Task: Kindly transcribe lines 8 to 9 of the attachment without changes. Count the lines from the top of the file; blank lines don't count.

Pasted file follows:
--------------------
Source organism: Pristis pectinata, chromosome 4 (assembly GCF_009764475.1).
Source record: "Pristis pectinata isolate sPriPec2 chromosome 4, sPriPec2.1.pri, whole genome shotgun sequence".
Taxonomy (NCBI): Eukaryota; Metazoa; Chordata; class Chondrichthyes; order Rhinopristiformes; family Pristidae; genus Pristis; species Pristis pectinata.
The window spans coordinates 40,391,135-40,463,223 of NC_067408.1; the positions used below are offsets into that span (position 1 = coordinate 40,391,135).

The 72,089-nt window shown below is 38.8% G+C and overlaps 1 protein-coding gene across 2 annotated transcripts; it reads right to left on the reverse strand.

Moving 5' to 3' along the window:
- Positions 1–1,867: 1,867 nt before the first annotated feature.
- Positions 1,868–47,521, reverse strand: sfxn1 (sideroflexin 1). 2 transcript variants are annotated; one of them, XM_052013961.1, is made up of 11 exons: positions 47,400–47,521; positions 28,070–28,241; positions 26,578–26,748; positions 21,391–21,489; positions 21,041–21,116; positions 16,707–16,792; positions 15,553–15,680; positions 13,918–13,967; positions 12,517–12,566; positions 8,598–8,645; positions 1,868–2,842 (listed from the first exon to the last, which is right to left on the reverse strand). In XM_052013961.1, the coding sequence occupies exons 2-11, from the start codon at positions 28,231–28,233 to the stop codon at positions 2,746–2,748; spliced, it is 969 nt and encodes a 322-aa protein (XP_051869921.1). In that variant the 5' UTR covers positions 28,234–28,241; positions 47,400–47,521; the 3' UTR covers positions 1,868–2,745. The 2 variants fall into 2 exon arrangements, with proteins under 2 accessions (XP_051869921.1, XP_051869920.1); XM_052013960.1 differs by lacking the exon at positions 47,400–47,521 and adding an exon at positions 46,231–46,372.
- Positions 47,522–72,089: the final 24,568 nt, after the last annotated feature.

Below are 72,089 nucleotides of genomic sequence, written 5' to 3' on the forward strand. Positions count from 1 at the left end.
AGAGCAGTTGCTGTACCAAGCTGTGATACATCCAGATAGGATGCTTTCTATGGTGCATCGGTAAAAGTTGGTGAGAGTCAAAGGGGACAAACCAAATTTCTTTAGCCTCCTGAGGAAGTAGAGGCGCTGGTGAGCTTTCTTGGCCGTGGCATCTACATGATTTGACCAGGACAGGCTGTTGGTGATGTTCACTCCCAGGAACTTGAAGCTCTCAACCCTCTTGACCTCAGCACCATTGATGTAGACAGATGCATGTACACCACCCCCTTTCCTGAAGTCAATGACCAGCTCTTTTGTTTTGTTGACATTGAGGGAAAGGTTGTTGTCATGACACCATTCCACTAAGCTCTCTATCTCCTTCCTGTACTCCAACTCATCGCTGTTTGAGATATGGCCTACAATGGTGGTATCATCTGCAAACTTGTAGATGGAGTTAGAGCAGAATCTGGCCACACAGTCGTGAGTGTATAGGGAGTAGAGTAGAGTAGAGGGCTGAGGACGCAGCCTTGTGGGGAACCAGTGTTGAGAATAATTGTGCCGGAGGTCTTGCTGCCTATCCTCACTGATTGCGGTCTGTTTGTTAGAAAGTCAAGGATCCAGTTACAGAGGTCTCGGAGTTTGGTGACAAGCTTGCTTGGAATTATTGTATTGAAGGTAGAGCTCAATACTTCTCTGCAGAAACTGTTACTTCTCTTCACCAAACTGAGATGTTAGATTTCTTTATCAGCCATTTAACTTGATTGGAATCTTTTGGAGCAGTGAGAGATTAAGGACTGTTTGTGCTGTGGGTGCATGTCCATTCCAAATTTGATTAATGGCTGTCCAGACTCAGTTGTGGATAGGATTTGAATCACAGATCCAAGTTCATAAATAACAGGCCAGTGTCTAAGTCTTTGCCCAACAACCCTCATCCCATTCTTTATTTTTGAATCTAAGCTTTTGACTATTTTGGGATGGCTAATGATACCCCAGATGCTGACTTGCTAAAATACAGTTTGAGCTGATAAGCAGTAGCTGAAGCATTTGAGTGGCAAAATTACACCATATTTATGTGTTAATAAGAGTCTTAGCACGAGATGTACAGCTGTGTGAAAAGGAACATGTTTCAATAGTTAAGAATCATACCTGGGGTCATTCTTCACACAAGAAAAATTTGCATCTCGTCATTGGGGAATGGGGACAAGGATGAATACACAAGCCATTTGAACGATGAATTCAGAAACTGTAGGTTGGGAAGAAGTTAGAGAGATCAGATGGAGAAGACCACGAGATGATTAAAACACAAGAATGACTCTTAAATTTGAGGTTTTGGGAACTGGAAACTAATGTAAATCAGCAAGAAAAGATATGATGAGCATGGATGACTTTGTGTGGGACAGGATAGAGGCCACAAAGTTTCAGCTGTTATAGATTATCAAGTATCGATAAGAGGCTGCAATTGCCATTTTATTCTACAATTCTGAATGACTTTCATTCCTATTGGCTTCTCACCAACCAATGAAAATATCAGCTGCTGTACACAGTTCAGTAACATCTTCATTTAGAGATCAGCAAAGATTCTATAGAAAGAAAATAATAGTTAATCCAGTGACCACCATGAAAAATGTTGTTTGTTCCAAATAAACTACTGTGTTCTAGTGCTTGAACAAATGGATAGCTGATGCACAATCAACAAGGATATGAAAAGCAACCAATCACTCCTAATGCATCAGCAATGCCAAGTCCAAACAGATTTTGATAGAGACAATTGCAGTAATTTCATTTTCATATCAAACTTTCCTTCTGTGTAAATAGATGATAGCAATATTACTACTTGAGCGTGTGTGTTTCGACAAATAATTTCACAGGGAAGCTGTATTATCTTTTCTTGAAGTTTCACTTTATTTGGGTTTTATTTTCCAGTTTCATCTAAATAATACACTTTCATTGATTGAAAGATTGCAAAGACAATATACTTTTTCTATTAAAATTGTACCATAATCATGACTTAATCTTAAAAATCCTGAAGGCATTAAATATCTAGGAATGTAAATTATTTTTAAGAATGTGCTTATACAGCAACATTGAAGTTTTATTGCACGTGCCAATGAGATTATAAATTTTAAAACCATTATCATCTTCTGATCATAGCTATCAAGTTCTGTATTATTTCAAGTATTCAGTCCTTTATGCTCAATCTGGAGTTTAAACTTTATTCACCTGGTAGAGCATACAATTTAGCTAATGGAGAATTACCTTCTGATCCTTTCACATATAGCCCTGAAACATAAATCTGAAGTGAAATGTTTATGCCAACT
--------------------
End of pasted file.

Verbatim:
- Positions 1,868–47,521, reverse strand: sfxn1 (sideroflexin 1). 2 transcript variants are annotated; one of them, XM_052013961.1, is made up of 11 exons: positions 47,400–47,521; positions 28,070–28,241; positions 26,578–26,748; positions 21,391–21,489; positions 21,041–21,116; positions 16,707–16,792; positions 15,553–15,680; positions 13,918–13,967; positions 12,517–12,566; positions 8,598–8,645; positions 1,868–2,842 (listed from the first exon to the last, which is right to left on the reverse strand). In XM_052013961.1, the coding sequence occupies exons 2-11, from the start codon at positions 28,231–28,233 to the stop codon at positions 2,746–2,748; spliced, it is 969 nt and encodes a 322-aa protein (XP_051869921.1). In that variant the 5' UTR covers positions 28,234–28,241; positions 47,400–47,521; the 3' UTR covers positions 1,868–2,745. The 2 variants fall into 2 exon arrangements, with proteins under 2 accessions (XP_051869921.1, XP_051869920.1); XM_052013960.1 differs by lacking the exon at positions 47,400–47,521 and adding an exon at positions 46,231–46,372.
- Positions 47,522–72,089: the final 24,568 nt, after the last annotated feature.